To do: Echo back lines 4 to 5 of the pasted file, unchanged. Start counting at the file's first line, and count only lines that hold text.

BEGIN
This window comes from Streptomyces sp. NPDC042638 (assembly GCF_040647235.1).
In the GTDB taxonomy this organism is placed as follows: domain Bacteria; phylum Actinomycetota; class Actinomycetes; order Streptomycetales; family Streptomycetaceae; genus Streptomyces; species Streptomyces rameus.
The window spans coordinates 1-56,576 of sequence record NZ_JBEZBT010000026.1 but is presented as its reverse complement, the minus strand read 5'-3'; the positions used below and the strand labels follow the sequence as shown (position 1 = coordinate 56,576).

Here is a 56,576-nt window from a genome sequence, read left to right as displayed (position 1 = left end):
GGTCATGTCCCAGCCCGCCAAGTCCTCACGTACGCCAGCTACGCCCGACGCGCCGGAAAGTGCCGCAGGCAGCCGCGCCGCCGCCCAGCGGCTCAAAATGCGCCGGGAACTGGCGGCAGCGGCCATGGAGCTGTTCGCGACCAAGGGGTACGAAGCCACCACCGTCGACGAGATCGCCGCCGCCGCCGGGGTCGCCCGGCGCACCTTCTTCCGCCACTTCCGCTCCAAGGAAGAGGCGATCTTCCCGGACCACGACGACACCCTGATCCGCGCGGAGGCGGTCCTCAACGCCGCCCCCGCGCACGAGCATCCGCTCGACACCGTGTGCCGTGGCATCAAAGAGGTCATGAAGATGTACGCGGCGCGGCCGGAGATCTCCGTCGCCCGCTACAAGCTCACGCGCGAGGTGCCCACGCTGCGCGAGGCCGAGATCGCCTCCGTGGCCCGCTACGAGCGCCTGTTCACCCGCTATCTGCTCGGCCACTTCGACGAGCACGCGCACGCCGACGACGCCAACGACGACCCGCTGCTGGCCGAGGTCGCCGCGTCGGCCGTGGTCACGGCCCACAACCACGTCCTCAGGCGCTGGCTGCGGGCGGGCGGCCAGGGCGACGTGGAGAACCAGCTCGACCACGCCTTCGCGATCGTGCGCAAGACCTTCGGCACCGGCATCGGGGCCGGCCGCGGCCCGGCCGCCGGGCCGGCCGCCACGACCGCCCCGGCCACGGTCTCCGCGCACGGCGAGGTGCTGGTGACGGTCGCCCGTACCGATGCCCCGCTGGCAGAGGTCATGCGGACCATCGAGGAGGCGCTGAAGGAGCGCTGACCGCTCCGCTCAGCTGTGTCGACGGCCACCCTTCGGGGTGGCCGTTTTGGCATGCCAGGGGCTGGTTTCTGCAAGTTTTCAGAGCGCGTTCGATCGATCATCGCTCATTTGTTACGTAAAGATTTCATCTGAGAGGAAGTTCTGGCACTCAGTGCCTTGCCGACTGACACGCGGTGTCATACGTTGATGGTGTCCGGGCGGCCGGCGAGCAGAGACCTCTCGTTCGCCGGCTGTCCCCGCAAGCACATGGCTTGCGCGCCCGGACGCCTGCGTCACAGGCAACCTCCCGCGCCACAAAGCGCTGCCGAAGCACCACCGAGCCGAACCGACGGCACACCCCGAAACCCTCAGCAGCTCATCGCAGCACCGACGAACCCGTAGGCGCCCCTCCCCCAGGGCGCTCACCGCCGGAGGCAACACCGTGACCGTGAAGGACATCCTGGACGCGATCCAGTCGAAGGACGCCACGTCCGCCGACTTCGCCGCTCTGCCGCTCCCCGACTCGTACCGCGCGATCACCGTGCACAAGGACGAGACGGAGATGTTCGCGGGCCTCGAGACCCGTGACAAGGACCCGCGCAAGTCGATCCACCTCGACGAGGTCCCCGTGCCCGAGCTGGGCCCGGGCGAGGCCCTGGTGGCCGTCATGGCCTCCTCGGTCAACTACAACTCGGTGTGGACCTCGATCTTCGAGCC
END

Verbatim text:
Here is a 56,576-nt window from a genome sequence, read left to right as displayed (position 1 = left end):
GGTCATGTCCCAGCCCGCCAAGTCCTCACGTACGCCAGCTACGCCCGACGCGCCGGAAAGTGCCGCAGGCAGCCGCGCCGCCGCCCAGCGGCTCAAAATGCGCCGGGAACTGGCGGCAGCGGCCATGGAGCTGTTCGCGACCAAGGGGTACGAAGCCACCACCGTCGACGAGATCGCCGCCGCCGCCGGGGTCGCCCGGCGCACCTTCTTCCGCCACTTCCGCTCCAAGGAAGAGGCGATCTTCCCGGACCACGACGACACCCTGATCCGCGCGGAGGCGGTCCTCAACGCCGCCCCCGCGCACGAGCATCCGCTCGACACCGTGTGCCGTGGCATCAAAGAGGTCATGAAGATGTACGCGGCGCGGCCGGAGATCTCCGTCGCCCGCTACAAGCTCACGCGCGAGGTGCCCACGCTGCGCGAGGCCGAGATCGCCTCCGTGGCCCGCTACGAGCGCCTGTTCACCCGCTATCTGCTCGGCCACTTCGACGAGCACGCGCACGCCGACGACGCCAACGACGACCCGCTGCTGGCCGAGGTCGCCGCGTCGGCCGTGGTCACGGCCCACAACCACGTCCTCAGGCGCTGGCTGCGGGCGGGCGGCCAGGGCGACGTGGAGAACCAGCTCGACCACGCCTTCGCGATCGTGCGCAAGACCTTCGGCACCGGCATCGGGGCCGGCCGCGGCCCGGCCGCCGGGCCGGCCGCCACGACCGCCCCGGCCACGGTCTCCGCGCACGGCGAGGTGCTGGTGACGGTCGCCCGTACCGATGCCCCGCTGGCAGAGGTCATGCGGACCATCGAGGAGGCGCTGAAGGAGCGCTGACCGCTCCGCTCAGCTGTGTCGACGGCCACCCTTCGGGGTGGCCGTTTTGGCATGCCAGGGGCTGGTTTCTGCAAGTTTTCAGAGCGCGTTCGATCGATCATCGCTCATTTGTTACGTAAAGATTTCATCTGAGAGGAAGTTCTGGCACTCAGTGCCTTGCCGACTGACACGCGGTGTCATACGTTGATGGTGTCCGGGCGGCCGGCGAGCAGAGACCTCTCGTTCGCCGGCTGTCCCCGCAAGCACATGGCTTGCGCGCCCGGACGCCTGCGTCACAGGCAACCTCCCGCGCCACAAAGCGCTGCCGAAGCACCACCGAGCCGAACCGACGGCACACCCCGAAACCCTCAGCAGCTCATCGCAGCACCGACGAACCCGTAGGCGCCCCTCCCCCAGGGCGCTCACCGCCGGAGGCAACACCGTGACCGTGAAGGACATCCTGGACGCGATCCAGTCGAAGGACGCCACGTCCGCCGACTTCGCCGCTCTGCCGCTCCCCGACTCGTACCGCGCGATCACCGTGCACAAGGACGAGACGGAGATGTTCGCGGGCCTCGAGACCCGTGACAAGGACCCGCGCAAGTCGATCCACCTCGACGAGGTCCCCGTGCCCGAGCTGGGCCCGGGCGAGGCCCTGGTGGCCGTCATGGCCTCCTCGGTCAACTACAACTCGGTGTGGACCTCGATCTTCGAGCC